Test driven development (TDD) has always been somewhat of a holy grail for me in so much as I’ve always wanted to get to grips with it but could never find a way in. I’d often thought that getting started would be pretty tricky and since the projects I work on are already well established they would not best suit TDD.
After Craig Nicol’s TDD session at DDD Scotland this apprehension all changed because his session showed TDD from the very beginning and in fact I even found myself trying out TDD on a simple roman numerals project that evening. The concepts of TDD made a lot of sense and two things occurred to me after following them on a project.
The first thing that came out of trying TDD was that I no longer feared the refactor; something I often dread. Refactoring without tests had always required an awful lot of forethought and care, of course followed by several lengthy manual checks to confirm that I hadn’t broken something. With tests in place I knew that I could make all sorts of changes and click a button to see what I had broken, if anything! The second thing was a realisation that the code I ended up with was much less complex and much more concise than what I had tried to build in my mind.
With this new found knowledge under my belt I have decided to attempt to complete Craig Murphy’s programming challenge using test first TDD and posting about it on my blog. The programming challenge denotes that for a given inputted uppercase letter, a diamond should be outputted with A at the top and bottom and the inputted character at the widest point.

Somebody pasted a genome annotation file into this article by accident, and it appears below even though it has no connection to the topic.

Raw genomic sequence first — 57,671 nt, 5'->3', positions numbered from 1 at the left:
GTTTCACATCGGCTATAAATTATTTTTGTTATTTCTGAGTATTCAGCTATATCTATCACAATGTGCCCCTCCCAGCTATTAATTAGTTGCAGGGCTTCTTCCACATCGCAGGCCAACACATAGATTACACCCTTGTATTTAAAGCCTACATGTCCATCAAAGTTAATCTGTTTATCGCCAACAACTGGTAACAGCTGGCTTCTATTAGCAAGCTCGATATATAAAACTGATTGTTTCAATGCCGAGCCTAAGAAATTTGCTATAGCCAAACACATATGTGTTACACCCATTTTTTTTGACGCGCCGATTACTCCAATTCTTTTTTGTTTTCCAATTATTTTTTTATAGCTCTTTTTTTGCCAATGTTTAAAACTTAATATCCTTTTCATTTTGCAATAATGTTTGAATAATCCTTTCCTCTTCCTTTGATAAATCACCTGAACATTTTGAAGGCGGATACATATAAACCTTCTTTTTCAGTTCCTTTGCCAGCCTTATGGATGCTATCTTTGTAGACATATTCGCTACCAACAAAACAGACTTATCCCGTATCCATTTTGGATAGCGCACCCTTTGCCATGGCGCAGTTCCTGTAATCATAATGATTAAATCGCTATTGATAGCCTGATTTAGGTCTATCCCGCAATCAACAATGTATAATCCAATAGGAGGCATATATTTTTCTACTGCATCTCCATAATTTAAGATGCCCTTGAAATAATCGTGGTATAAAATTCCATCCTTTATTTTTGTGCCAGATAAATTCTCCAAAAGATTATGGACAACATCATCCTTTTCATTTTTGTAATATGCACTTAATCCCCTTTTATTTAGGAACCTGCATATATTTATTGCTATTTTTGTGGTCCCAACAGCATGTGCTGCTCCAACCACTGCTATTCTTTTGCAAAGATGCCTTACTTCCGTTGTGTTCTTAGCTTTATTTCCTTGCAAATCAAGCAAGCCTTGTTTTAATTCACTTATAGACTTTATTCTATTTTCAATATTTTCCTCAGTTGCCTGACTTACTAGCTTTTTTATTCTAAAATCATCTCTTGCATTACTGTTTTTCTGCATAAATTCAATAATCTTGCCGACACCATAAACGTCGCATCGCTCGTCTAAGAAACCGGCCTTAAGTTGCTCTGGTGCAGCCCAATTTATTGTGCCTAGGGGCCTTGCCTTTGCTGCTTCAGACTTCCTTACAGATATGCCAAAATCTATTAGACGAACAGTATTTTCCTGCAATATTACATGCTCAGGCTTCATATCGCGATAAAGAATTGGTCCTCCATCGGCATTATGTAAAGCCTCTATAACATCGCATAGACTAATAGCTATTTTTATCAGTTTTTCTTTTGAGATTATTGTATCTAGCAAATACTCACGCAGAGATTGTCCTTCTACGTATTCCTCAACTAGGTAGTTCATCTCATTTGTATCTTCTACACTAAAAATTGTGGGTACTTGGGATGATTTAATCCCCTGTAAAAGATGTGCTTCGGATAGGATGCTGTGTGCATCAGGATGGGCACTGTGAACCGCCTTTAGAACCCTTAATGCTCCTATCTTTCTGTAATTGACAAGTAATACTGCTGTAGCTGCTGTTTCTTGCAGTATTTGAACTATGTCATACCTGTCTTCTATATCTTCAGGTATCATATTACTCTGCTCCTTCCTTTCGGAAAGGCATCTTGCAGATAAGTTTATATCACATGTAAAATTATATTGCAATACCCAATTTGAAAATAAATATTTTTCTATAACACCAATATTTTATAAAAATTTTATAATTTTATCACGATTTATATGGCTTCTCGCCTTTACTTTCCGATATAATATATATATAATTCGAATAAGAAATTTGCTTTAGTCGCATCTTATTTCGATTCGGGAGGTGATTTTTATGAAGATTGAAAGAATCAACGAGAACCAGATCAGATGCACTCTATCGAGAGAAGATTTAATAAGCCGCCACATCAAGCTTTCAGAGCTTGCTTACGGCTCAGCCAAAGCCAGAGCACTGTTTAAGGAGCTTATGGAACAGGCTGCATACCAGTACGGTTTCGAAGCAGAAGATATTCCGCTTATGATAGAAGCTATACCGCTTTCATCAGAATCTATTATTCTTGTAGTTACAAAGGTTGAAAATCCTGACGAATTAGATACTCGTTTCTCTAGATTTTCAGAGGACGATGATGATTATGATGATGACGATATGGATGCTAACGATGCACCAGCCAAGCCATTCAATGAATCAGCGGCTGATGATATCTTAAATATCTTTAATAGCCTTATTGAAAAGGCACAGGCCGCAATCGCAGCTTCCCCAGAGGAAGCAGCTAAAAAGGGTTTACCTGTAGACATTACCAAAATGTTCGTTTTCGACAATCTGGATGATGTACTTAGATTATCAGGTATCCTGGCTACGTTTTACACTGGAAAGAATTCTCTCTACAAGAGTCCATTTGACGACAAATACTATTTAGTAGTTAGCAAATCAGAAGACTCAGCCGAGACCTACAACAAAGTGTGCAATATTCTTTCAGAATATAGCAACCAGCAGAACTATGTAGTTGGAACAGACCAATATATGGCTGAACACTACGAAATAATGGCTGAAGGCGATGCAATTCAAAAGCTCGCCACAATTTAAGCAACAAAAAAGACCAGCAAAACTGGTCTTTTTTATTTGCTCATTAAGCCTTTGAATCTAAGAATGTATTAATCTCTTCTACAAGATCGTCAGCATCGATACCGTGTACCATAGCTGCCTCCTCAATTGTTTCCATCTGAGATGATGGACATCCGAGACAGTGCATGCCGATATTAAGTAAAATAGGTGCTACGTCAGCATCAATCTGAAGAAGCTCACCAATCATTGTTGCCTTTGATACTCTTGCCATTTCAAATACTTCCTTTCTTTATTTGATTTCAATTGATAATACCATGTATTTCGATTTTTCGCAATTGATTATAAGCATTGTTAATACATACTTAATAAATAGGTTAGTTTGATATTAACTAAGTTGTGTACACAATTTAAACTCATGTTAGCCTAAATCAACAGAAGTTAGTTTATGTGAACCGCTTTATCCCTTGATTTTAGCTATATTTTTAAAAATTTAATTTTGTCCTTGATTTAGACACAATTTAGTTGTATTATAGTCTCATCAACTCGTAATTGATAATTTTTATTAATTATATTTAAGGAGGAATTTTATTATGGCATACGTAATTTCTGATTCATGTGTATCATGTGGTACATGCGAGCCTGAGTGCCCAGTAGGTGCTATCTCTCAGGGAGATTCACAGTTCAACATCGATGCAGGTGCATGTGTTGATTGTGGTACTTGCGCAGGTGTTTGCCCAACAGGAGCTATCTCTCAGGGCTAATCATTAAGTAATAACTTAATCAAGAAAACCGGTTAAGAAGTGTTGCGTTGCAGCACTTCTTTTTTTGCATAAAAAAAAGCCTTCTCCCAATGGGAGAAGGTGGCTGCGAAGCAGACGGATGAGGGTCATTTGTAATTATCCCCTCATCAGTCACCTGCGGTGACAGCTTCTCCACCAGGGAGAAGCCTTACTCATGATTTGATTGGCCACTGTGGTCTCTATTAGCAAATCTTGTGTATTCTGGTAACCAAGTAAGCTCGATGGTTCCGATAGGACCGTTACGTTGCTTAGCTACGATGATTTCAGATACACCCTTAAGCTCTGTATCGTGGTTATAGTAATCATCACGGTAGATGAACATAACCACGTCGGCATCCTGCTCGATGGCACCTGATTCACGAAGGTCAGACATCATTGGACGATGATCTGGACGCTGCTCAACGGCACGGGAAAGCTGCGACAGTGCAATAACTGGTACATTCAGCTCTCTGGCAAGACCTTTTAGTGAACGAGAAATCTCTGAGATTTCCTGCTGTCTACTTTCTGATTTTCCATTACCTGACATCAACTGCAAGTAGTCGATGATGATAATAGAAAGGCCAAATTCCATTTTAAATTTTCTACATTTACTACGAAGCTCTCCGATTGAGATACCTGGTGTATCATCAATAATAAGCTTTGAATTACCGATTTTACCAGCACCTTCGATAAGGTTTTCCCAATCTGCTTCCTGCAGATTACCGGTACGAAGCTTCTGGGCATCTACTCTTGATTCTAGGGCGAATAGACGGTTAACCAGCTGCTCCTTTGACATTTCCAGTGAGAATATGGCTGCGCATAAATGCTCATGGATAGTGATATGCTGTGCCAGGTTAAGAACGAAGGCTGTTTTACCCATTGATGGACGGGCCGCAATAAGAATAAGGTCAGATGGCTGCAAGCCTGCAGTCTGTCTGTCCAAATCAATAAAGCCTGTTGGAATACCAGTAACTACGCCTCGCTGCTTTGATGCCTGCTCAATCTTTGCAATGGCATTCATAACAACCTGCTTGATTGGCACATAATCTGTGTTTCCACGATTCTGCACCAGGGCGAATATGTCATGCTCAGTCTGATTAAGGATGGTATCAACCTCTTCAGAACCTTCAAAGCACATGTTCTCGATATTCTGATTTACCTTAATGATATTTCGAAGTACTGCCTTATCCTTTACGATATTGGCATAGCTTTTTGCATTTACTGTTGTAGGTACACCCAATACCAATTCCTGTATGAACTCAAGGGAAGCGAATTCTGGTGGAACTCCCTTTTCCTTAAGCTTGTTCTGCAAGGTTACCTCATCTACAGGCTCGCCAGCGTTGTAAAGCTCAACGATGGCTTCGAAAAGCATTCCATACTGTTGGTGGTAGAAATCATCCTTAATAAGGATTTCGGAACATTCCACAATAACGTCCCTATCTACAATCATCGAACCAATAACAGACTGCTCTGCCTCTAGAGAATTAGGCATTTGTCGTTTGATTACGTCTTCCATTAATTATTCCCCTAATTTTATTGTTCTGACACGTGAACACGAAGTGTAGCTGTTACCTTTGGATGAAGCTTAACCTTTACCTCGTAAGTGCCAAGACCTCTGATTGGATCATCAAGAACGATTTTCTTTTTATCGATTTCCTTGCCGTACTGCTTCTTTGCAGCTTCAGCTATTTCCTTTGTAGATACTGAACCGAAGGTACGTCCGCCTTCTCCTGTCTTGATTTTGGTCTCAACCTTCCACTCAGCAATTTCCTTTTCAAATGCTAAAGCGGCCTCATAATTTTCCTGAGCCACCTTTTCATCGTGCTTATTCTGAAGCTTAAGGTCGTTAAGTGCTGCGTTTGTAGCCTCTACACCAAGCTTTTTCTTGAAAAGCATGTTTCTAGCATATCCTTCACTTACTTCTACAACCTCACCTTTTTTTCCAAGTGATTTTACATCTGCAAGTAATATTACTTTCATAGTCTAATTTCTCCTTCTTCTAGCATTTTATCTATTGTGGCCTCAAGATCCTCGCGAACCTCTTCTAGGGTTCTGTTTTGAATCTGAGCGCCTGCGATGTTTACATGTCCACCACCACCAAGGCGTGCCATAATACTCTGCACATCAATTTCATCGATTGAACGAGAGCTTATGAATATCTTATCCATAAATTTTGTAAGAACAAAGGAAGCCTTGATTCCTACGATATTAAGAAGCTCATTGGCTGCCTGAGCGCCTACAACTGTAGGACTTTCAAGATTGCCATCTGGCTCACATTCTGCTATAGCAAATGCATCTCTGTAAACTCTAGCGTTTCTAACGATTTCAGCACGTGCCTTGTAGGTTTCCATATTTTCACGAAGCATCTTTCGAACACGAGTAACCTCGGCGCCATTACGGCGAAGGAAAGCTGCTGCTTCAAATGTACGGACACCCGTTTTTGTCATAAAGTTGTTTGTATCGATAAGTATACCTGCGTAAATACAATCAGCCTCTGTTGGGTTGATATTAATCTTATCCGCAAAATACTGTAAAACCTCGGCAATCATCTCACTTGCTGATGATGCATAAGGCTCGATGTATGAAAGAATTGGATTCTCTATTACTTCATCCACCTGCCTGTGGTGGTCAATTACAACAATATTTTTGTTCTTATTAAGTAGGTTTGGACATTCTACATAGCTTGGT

Since getting input from the keyboard and writing the diamond to the console are pretty straightforward I will only be testing the validation of the input and the generation of the diamond in my posts. In an effort to keep the posts pretty short and easy to grok I will split my progress over several steps highlighting each of the milestones I meet along the way.
I will be following the 3 laws of TDD as laid out by Uncle Bob Martin during his Software Craftsmanship keynote at Oredev 2008:-
- You are not allowed to write any production code until you have a failing unit test.
- You are not allowed to write more of a unit test than is sufficient to fail, and not compiling is failing.
- You are not allowed to write more production code than is sufficient to pass the currently failing test.
Armed with these laws I will, over the coming days, document the steps I have taken along with the demo code which will be available for download. I will be using C# inside Visual Studio 2008 Professional with it’s inbuilt testing framework.
Setting up the project
Before I get started on putting this together I will need a test solution and project to get me going. This can be created in Visual Studio 2008 from the File…New…Project menu option, selecting Test Project from the Test section of the project type tree and clicking Ok.
This automatically creates a test class with a bunch of initialization code and one attribute decorated test method we can use as a template for all the future tests we create manually.
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